“Our funding comes from donors. This allows us to act far more quickly than government often can. We’re now looking for new donor-partners to help support the Australian islands partnership.

Invasive rabbits were destroying vegetation and pushing the Endangered Humbolt Penguins out of nesting burrows on Choros Island, Chile . Island Conservation and local Chilean removed invasive rabbits and the island and penguin are on a path to recovery. Photo: Maddy Pott/Island Conservation

Invasive rabbits were destroying vegetation and pushing the Endangered Humbolt Penguins out of nesting burrows on Choros Island, Chile . Island Conservation and local Chilean removed invasive rabbits and the island and penguin are on a path to recovery. Photo: Maddy Pott/Island Conservation

About Invasive Species Council

The Invasive Species Council was formed in 2002 to campaign for stronger laws, policies and programs to keep Australian biodiversity safe from weeds, feral animals and other invaders. The Invasive Species Council is a not-for-profit charitable organisation with a board, about 200 members and over 1,000 supporters. The organisation is incorporated in Victoria and registered with the Australian government as a charitable institution and a deductible gift recipient.

About Island Conservation

Island Conservation (IC) is our world’s only global, not-for-profit conservation organization whose mission is to prevent extinctions by removing invasive species from islands. We work where the concentration of both biodiversity and species extinction is greatest – islands. Removing a primary threat – introduced invasive vertebrates – is one of the most critical interventions for saving threatened plants and animals and restoring island ecosystems. Once invasive species are removed, native island species and ecosystems recover with little additional intervention. Over the past 20 years, Island Conservation and partners have deployed teams to protect 994 populations of 389 species on 52 islands. IC is headquartered in Santa Cruz, CA with field offices in Australia, British Columbia, Chile, Ecuador, Hawaii, New Zealand, and Puerto Rico.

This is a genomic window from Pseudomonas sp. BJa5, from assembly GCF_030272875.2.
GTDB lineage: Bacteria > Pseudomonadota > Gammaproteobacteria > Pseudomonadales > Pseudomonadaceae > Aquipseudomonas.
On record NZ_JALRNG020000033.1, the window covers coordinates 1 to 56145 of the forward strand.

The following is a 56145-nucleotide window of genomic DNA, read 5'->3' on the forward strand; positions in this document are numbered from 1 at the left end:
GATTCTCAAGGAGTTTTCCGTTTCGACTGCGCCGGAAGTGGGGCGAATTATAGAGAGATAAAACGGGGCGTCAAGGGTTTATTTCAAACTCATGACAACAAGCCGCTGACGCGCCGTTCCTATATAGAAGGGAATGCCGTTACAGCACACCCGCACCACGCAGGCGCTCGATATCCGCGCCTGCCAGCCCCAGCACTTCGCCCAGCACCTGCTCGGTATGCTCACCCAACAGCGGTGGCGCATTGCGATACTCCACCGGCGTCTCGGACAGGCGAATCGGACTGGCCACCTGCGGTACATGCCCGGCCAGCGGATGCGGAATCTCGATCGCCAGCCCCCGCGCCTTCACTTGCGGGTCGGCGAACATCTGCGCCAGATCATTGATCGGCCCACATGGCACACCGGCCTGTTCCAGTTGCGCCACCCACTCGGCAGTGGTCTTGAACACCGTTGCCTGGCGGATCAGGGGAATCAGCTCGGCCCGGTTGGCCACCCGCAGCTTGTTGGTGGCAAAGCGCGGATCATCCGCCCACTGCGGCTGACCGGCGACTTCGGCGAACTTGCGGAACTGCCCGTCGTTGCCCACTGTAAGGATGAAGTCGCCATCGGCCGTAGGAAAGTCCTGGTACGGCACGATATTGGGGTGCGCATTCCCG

Featured Image: Christmas Island’s forests are changing due to the loss of millions of the Islands red land crabs, which were decimated by invasive yellow crazy ants. Photo: Peter McKiernan | Flickr | CC licence 2.0

About Island Conservation

Island Conservation prevents extinctions by removing invasive species from islands. To date, we have successfully restored 60 islands worldwide, benefiting 1090 populations of 399 species and subspecies. Working together with local communities, government management agencies, and conservation organizations, we select islands that have the greatest potential for preventing the extinction of globally threatened species.